When linking the vascular and cardiac measures to exercise type, we found that the LVEDP increased significantly with RT and significantly higher post-training compared to AT and the post-training mean difference in Ees/Ea was higher in RT. Given that Ees/Ea measures LV volume, force and loading effects during contraction, it reflects the ventricular-arterial interaction (24). With AT, where the resting caliber of the vessel increased and architecture changed, Ees/Ea remained balanced reflecting a central and peripheral vascular physiologic balance. This finding suggests that RT affects the ventricular-vascular balance.

In addition, unique to this study, with AT, there was a significant negative correlation between peak rVO2 and time-to-peak longitudinal strain (p = 0.001), a finding not previously reported. A shorter time to peak strain represents a more forceful myocardial contraction. There were no similar adaptations observed in the RT group. This may indicate that AT contributes to the balance of ventricular-arterial coupling while also having a training effect on myocardial contractility. Given that we observed substantive differences in the effects of AT and RT on cardiovascular structure and function, this may have important clinical implications for the use of exercise training in individuals with impaired cardiac relaxation finding, such as when considering an exercise prescription for patients with heart failure with preserved ejection fraction (HFpEF). Importantly, as physical activity interventions are tested, future studies should consider the myocardial and peripheral vascular interaction in human performance and cardiovascular health in middle-aged and elderly populations and the effects such changes may have on long-term cardiovascular health.

Strengths and Limitations

This study has unique strengths. To the best of our knowledge, this is the first study to compare two different modes of exercise of a 6-month training program in assessments of cardiac morphology, vascular function and cardiorespiratory fitness in adults of any age or cardiovascular risk. This provides the unique opportunity to study the coupling of these components of cardiorespiratory health to two very different exercise exposures.

However, there exist also some limitations. While our older sedentary population was unique and the sample size was adequate to detect changes in cardiorespiratory physiology and fitness, in the future a larger sample size may be necessary to detect more subtle changes in vascular-arterial coupling and a more diverse study sample may provide unique phenotypic data. Our findings are thus hypothesis generating rather than definitive. In addition, all echocardiogram measurements were taken at rest as opposed to during an active state; therefore, we may have missed important dynamic myocardial adaptations that occur during submaximal and maximal exercise capacity that may include changes in ventricular-arterial coupling. Further, it is possible that, by assessing vascular changes only before and after the 6-month training program, we may have missed a critical period of physiologic and morphologic adaptation in the vascular reactivity change with AT, but captured the longer-term structural adaptations. That is, there may be a vascular reactivity change with AT, similar to that observed with 6 months of RT. This will require further investigation with measures taken at more intermediate time points.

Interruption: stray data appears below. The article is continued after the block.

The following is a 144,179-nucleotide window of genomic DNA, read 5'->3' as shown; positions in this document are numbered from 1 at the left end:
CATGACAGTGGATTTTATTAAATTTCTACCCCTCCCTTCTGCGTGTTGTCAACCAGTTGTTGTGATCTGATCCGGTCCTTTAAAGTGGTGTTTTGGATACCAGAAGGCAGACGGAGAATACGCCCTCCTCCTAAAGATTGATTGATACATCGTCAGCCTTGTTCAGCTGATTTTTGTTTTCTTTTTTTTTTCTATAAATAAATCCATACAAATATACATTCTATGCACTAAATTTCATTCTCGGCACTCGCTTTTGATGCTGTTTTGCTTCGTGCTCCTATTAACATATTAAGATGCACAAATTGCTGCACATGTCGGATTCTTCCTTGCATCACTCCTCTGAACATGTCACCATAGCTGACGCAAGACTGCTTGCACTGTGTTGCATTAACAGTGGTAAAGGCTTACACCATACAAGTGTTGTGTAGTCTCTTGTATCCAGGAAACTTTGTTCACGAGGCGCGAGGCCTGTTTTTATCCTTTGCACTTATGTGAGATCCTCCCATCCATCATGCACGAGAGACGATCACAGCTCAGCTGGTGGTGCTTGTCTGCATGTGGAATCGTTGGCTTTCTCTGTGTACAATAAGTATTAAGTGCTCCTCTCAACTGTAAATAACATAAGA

Implications for Clinical Practice

This study addresses differences in physiologic adaptations to endurance (AT) and resistance exercise (RT). With AT, there were significant adaptive training effects in aerobic exercise capacity, and in peripheral arterial remodeling. Furthermore, the interaction of ventricular-arterial coupling remained balanced (adaptive) with AT; but demonstrated a significant increase post exercise for the RT group. These differential findings have important implications for the use of exercise training of various modalities to achieve specific clinical endpoints.

Data Availability Statement

The raw data supporting the conclusions of this article will be made available by the authors, without undue reservation.